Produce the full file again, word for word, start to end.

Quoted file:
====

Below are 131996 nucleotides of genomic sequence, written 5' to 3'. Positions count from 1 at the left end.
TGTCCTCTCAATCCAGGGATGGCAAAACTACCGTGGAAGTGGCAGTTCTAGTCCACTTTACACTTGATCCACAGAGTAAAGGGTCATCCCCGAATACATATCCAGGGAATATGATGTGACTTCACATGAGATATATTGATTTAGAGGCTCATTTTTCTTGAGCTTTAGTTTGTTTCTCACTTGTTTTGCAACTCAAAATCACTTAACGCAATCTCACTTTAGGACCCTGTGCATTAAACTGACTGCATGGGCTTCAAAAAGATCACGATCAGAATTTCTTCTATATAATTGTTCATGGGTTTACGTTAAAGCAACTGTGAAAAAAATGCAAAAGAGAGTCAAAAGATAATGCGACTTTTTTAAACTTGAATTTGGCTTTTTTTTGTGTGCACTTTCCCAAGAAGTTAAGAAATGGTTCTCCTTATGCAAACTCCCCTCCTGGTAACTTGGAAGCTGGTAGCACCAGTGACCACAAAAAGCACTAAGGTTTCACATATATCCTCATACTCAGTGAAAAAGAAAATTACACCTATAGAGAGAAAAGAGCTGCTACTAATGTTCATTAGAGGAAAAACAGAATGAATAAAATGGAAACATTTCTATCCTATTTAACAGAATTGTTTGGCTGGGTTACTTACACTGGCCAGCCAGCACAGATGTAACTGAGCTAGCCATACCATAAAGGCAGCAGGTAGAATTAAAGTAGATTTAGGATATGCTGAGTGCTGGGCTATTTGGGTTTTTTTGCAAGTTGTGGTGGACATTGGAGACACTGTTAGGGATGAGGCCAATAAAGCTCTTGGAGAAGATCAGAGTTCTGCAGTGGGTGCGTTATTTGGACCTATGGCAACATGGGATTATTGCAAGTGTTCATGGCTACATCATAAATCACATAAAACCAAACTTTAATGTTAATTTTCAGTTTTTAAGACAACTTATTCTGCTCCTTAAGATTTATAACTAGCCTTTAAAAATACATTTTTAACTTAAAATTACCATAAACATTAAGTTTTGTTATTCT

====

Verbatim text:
Below are 131996 nucleotides of genomic sequence, written 5' to 3'. Positions count from 1 at the left end.
TGTCCTCTCAATCCAGGGATGGCAAAACTACCGTGGAAGTGGCAGTTCTAGTCCACTTTACACTTGATCCACAGAGTAAAGGGTCATCCCCGAATACATATCCAGGGAATATGATGTGACTTCACATGAGATATATTGATTTAGAGGCTCATTTTTCTTGAGCTTTAGTTTGTTTCTCACTTGTTTTGCAACTCAAAATCACTTAACGCAATCTCACTTTAGGACCCTGTGCATTAAACTGACTGCATGGGCTTCAAAAAGATCACGATCAGAATTTCTTCTATATAATTGTTCATGGGTTTACGTTAAAGCAACTGTGAAAAAAATGCAAAAGAGAGTCAAAAGATAATGCGACTTTTTTAAACTTGAATTTGGCTTTTTTTTGTGTGCACTTTCCCAAGAAGTTAAGAAATGGTTCTCCTTATGCAAACTCCCCTCCTGGTAACTTGGAAGCTGGTAGCACCAGTGACCACAAAAAGCACTAAGGTTTCACATATATCCTCATACTCAGTGAAAAAGAAAATTACACCTATAGAGAGAAAAGAGCTGCTACTAATGTTCATTAGAGGAAAAACAGAATGAATAAAATGGAAACATTTCTATCCTATTTAACAGAATTGTTTGGCTGGGTTACTTACACTGGCCAGCCAGCACAGATGTAACTGAGCTAGCCATACCATAAAGGCAGCAGGTAGAATTAAAGTAGATTTAGGATATGCTGAGTGCTGGGCTATTTGGGTTTTTTTGCAAGTTGTGGTGGACATTGGAGACACTGTTAGGGATGAGGCCAATAAAGCTCTTGGAGAAGATCAGAGTTCTGCAGTGGGTGCGTTATTTGGACCTATGGCAACATGGGATTATTGCAAGTGTTCATGGCTACATCATAAATCACATAAAACCAAACTTTAATGTTAATTTTCAGTTTTTAAGACAACTTATTCTGCTCCTTAAGATTTATAACTAGCCTTTAAAAATACATTTTTAACTTAAAATTACCATAAACATTAAGTTTTGTTATTCT